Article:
[Spitzer News] Spitzer Finds Organics and Water Where New Planets May Grow

spitzer-news at lists.ipac.caltech.edu spitzer-news at lists.ipac.caltech.edu
Thu Mar 13 11:59:49 PDT 2008

In this issue:

1) Spitzer Finds Organics and Water Where New Planets May Grow
2) Spitzer's Eyes Perfect for Spotting Diamonds in the Sky


Researchers using NASA's Spitzer Space Telescope have discovered large  
amounts of simple organic gases and water vapor in a possible planet- 
forming region around an infant star, along with evidence that these  
molecules were created there. They've also found water in the same  
zone around two other young stars.

By pushing the telescope's capabilities to a new level, astronomers  
now have a better view of the earliest stages of planetary formation,  
which may help shed light on the origins of our own solar system and  
the potential for life to develop in others.

John Carr of the Naval Research Laboratory, Washington, and Joan  
Najita of the National Optical Astronomy Observatory, Tucson, Ariz.,  
developed a new technique using Spitzer's infrared spectrograph to  
measure and analyze the chemical composition of the gases within  
protoplanetary disks. These are flattened disks of gas and dust that  
encircle young stars. Scientists believe they provide the building  
materials for planets and moons and eventually, over millions of  
years, evolve into orbiting planetary systems like our own.

"Most of the material within the disks is gas," said Carr, "but until  
now it has been difficult to study the gas composition in the regions  
where planets should form. Much more attention has been given to the  
solid dust particles, which are easier to observe."

In their project, Carr and Najita took an in-depth look at the gases  
in the planet-forming region in the disk around the star AA Tauri.  
Less than a million years old, AA Tauri is a typical example of a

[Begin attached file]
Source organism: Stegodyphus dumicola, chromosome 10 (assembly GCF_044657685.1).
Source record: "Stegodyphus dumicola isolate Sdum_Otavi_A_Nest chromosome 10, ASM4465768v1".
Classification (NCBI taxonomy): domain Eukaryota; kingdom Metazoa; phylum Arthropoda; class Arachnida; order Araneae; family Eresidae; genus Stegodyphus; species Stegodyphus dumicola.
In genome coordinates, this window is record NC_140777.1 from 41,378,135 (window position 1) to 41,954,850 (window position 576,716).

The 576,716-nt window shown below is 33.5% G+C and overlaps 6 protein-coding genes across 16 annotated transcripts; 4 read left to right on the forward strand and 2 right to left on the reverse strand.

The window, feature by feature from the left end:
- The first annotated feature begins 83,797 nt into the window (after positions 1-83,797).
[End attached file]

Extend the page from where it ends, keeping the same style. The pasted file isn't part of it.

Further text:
young star with a protoplanetary disk.

With their new procedures, they were able to detect the minute  
spectral signatures for three simple organic molecules--hydrogen  
cyanide, acetylene and carbon dioxide--plus water vapor. In addition,  
they found more of these substances in the disk than are found in the  
dense interstellar gas called molecular clouds from which the disk  
originated. "Molecular clouds provide the raw material from which the  
protoplanetary disks are created," said Carr. "So this is evidence for  
an active organic chemistry going on within the disk, forming and  
enhancing these molecules."

Spitzer's infrared spectrograph detected these same organic gases in a  
protoplanetary disk once before. But the observation was dependent on  
the star's disk being oriented in just the right way. Now researchers  
have a new method for studying the primordial mix of gases in the  
disks of hundreds of young star systems.

Astronomers will be able to fill an important gap--they know that  
water and organics are abundant in the interstellar medium but not  
what happens to them after they are incorporated into a disk. "Are  
these molecules destroyed, preserved or enhanced in the disk?" said  
Carr. "Now that we can identify these molecules and inventory them, we  
will have a better understanding of the origins and evolution of the  
basic building blocks of life--where they come from and how they  
evolve." Carr and Najita's research results appear in the March 14  
issue of Science.

Taking advantage of Spitzer's spectroscopic capabilities, another  
group of scientists looked for water molecules in the disks around  
young stars and found them--twice. "This is one of the very few times  
that water vapor has been directly shown to exist in the inner part of  
a protoplanetary disk--the most likely place for terrestrial planets  
to form," said Colette Salyk, a graduate student in geological and  
planetary sciences at the California Institute of Technology in  
Pasadena. She is the lead author on a paper about the results in the  
March 20 issue of Astrophysical Journal Letters.

Salyk and her colleagues used Spitzer to look at dozens of young stars  
with protoplanetary disks and found water in many. They honed in on  
two stars and followed up the initial detection of water with  
complementary high-resolution measurements from the Keck II Telescope  
in Hawaii. "While we don't detect nearly as much water as exists in  
the oceans on Earth, we see essentially only the disk's surface, so  
the implication is that the water is quite abundant," said Geoffrey  
Blake, professor of cosmochemistry and planetary sciences at Caltech  
and one of the paper's co-authors.

"This is a much larger story than just one or two disks," said Blake.